So Ariel’s currently traveling to England to start grad school and in between Ariel being on an airplane, Ariel suddenly becoming an ephemeral being who has suddenly traveled forward in time by five hours which are now lost to time and space, and me forgetting to work ahead, Ariel couldn’t contribute to this post so it’s just me this time. While it’s pretty easy to say this is my “fault”, I’d like to point out once again that Ariel has traveled through time, which is not a problem we typically deal with here.
Chapter 45: Succeeded
The last chapter ended with Wanderer in the middle of her plan to steal Soul medicine (or whatever the fuck she wants to call it), in a hospital room having filled her backpack with stolen supplies, when suddenly she hears two sets of footsteps coming back to her room! Aaaahhhh-
Healer Knits Fire and Cerulean walked through the door together. […] She handed me a flat rectangle with a handle [note: you could just fucking say “mirror”, Meyer. Your constant need to write fluffy paragraphs with important words that actually describe what’s going on kind of make it hard for me to find quotes to summarize your awful, excessive writing]
“I thought you would want to see,” Knits Fire said with a warm smile.
The tension flooded out of me. There was no suspicion or fear.
Aw, man! Meyers Goosebumped us! Wanderer leaves with the goods, gets back in the car, and drives off. She also thinks a lot about the comparative natures of souls and humans, but when isn’t she doing this? As Wanderer and Jared drive back, Jared reveals his amazement that the plan worked and about how he trusts Wanderer and stuff. They get back to the cave and all the main characters fall into their rigidly unchanging and static roles in the story. Let’s see if you can guess!
The answer was the first one of every poll, but I bet that last one actually tripped you up a little bit! Because Jeb has two things he does all the time! What a deep character!
The rest of the chapter is Wanderer and Doc using the Soul medicine to cure Jamie and it works. There’s really nothing to say about it. It’s like a medical drama, but with characters I hate bringing another character I hate back into the action.
“Hey,” Jamie croaked. His eyes were open wide, roaming the room until they found my face. “Hey, Wanda. What’s going on? What’s everyone doing here?”
Chapter 46: Encircled
They keep healing Jamie, because for some reason this takes more than one chapter, and then Wanderer and Jared explain the raid they went on. Most people are impressed and pleased, except for Sharon, who storms out of the room all pissed off because she’s on Team I Hate Wanderer Because She’s An Alien. Per usual, Wanderer spends a page or so telling instead of showing:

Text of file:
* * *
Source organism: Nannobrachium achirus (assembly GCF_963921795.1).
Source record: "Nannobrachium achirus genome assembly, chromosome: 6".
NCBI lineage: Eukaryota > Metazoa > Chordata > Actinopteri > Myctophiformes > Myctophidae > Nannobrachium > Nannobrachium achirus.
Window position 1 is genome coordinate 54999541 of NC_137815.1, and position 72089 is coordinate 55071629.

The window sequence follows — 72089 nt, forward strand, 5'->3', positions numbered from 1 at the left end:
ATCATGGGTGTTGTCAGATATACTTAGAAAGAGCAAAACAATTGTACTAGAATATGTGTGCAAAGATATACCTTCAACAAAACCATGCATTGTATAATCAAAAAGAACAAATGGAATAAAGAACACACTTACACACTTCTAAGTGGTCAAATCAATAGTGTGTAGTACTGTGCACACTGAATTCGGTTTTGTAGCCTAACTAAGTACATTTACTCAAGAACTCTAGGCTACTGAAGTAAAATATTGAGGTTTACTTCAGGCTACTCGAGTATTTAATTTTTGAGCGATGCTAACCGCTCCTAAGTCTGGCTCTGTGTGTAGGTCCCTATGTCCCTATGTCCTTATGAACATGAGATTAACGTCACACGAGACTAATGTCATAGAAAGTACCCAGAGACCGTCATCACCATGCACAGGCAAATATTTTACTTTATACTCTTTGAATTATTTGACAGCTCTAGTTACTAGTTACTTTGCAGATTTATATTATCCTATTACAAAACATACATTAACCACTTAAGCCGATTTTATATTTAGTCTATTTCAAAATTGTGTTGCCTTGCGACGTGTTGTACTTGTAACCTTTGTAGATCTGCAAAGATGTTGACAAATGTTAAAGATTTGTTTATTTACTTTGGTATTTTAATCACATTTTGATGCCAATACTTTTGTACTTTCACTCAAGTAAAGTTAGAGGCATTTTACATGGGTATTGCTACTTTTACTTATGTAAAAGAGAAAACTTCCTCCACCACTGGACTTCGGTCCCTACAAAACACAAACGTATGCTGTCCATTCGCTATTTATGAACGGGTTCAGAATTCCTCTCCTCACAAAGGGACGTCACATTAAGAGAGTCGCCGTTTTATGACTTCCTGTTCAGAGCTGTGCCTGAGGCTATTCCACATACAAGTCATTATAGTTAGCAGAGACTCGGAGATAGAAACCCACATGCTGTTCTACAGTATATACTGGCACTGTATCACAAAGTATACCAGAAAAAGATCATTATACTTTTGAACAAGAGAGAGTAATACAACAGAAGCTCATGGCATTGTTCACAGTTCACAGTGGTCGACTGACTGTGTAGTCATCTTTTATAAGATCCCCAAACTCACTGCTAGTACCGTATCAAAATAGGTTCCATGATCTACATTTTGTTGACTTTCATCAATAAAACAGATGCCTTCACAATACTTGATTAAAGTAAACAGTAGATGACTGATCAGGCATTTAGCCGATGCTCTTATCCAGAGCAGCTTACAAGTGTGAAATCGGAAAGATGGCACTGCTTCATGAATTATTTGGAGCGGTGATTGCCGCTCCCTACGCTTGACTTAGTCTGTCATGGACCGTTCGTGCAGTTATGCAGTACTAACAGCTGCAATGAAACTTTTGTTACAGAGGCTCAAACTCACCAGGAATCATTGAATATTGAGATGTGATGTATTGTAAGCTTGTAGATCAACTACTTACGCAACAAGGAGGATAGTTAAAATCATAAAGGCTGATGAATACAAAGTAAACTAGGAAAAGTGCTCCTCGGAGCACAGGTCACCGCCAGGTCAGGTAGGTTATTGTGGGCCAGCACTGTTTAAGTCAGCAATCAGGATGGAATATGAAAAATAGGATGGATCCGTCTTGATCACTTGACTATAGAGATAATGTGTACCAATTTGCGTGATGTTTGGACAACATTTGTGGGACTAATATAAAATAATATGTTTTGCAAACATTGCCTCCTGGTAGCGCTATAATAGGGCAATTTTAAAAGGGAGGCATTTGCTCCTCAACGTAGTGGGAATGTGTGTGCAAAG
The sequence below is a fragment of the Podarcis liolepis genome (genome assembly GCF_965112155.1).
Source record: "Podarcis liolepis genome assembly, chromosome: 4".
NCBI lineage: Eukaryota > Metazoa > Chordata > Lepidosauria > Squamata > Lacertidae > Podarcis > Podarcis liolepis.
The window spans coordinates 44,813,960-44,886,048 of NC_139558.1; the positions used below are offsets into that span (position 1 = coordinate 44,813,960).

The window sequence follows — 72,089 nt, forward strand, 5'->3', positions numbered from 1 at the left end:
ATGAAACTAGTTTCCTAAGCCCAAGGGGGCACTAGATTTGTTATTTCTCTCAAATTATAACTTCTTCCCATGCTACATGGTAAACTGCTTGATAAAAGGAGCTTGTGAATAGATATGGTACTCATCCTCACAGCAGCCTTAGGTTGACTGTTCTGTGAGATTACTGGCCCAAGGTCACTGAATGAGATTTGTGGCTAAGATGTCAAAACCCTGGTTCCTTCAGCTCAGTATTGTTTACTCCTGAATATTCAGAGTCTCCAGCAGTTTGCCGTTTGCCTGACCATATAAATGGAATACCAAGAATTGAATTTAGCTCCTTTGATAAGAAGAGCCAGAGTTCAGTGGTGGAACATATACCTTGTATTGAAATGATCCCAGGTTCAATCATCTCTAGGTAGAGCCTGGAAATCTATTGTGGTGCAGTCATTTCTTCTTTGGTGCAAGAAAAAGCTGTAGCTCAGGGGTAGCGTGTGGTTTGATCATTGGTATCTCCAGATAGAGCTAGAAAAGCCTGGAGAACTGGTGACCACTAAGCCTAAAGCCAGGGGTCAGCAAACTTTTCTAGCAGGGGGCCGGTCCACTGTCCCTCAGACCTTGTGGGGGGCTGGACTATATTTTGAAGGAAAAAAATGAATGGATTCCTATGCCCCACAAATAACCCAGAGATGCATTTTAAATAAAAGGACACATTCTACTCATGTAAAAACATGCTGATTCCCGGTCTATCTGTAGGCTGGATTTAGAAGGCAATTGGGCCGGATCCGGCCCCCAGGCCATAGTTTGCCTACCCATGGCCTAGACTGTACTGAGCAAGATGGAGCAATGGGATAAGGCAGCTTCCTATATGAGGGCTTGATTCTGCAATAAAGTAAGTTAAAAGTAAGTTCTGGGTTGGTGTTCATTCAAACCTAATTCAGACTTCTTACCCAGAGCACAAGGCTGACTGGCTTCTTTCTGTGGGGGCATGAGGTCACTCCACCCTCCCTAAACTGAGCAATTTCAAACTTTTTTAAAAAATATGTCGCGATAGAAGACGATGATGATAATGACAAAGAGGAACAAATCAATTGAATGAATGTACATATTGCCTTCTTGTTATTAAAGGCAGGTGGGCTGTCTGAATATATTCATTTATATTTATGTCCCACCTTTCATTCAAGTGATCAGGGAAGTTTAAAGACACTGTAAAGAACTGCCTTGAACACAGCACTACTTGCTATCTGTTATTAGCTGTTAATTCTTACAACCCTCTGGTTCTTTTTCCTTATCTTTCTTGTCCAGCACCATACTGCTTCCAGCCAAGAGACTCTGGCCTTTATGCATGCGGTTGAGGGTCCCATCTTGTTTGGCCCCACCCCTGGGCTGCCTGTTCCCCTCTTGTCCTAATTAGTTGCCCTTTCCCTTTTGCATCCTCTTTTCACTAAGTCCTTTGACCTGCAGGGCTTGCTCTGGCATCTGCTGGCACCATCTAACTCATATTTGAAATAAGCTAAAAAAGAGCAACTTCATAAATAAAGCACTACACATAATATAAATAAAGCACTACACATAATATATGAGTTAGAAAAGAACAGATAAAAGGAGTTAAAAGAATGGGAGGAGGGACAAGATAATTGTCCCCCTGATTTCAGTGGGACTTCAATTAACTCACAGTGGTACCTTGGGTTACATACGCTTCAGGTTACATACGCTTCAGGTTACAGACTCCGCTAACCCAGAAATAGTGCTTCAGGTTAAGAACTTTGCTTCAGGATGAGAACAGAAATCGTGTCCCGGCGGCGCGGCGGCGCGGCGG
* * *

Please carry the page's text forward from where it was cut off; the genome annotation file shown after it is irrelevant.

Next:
How sad. How frightening. To be filled with so much hate that you could not even rejoice in the healing of a child…. How did anyone ever come to that point?
Because god forbid the reader is left to think “wow, this character might be too angry!” on their own.
Anyway, Wanderer’s harem starts being weird:
“You should have seen her,” Jared repeated in a low voice, still stroking my arm.
Ian’s fingers brushed across my cheek.
Jeb brings out some food and Jamie is back to being his insufferably pure-at-heart self:
“Wow, yum!” Jamie said, pawing through the box of dehydrated meals of the sort that hikers used. “Spaghetti. Excellent.”
There isn’t a single word of Jamie-dialogue there that doesn’t make me want to punch him in the face. Now, I realize that my hatred of Jamie for being a cute kid who’s actually one of the more reasonable characters in the novel is kind of unfair, but I want you to understand, that whenever Jamie says anything in this book, I don’t think this:
I think of that fucking kid from Shane:
Wanderer thinks about love for a couple hundred words while everybody’s eating their food. Then Ian and Jared get into an argument about whether Wanderer should go on any more raids. Ian’s point is pretty much “but she could get hurt!” for a few pages before Jeb’s like, “Oh my god, she can make her own goddamned life decisions! Shut up!”
“You can’t leave it up to her, Jeb,” Ian protested.
“Why not? Seems like she’s got her own mind. ‘S it your job to make decisions for her?”
Of course, this is a Stephenie Meyer novel, so Ian comes up with a reason why, yes, the female character shouldn’t make her own decisions:
“Do you want to go on raids?”
“If I can help, of course I should go.”
“That’s not what I asked, Wanda.”
I was quiet for a moment, trying to remember his question to see how I’d gotten it wrong.
“See, Jeb? She never takes into account her own wants – her own happiness, her own health, even. She’d do anything we asked her to, even if it got her killed. It’s not fair to ask her things the way we’d ask each other. We stop to think about ourselves. She doesn’t.”
Dear Ian. You have not been reading hundreds and hundreds of pages of Wanderer talking about literally everything you just described. Hundreds. And hundreds. Like, a few pages earlier in this very chapter even?
What was it that made this human love so much more desirable to me than the love of my own kind? Was it because it was exclusive and capricious? The souls offered love and acceptance to all. Did I crave a greater challenge? This love was tricky; it had no hard-and-fast rules – it might be given for free, as with Jamie, or earned through time and hard work, as with Ian, or completely and heartbreakingly unattainable, as with Jared.
Are you even paying attention?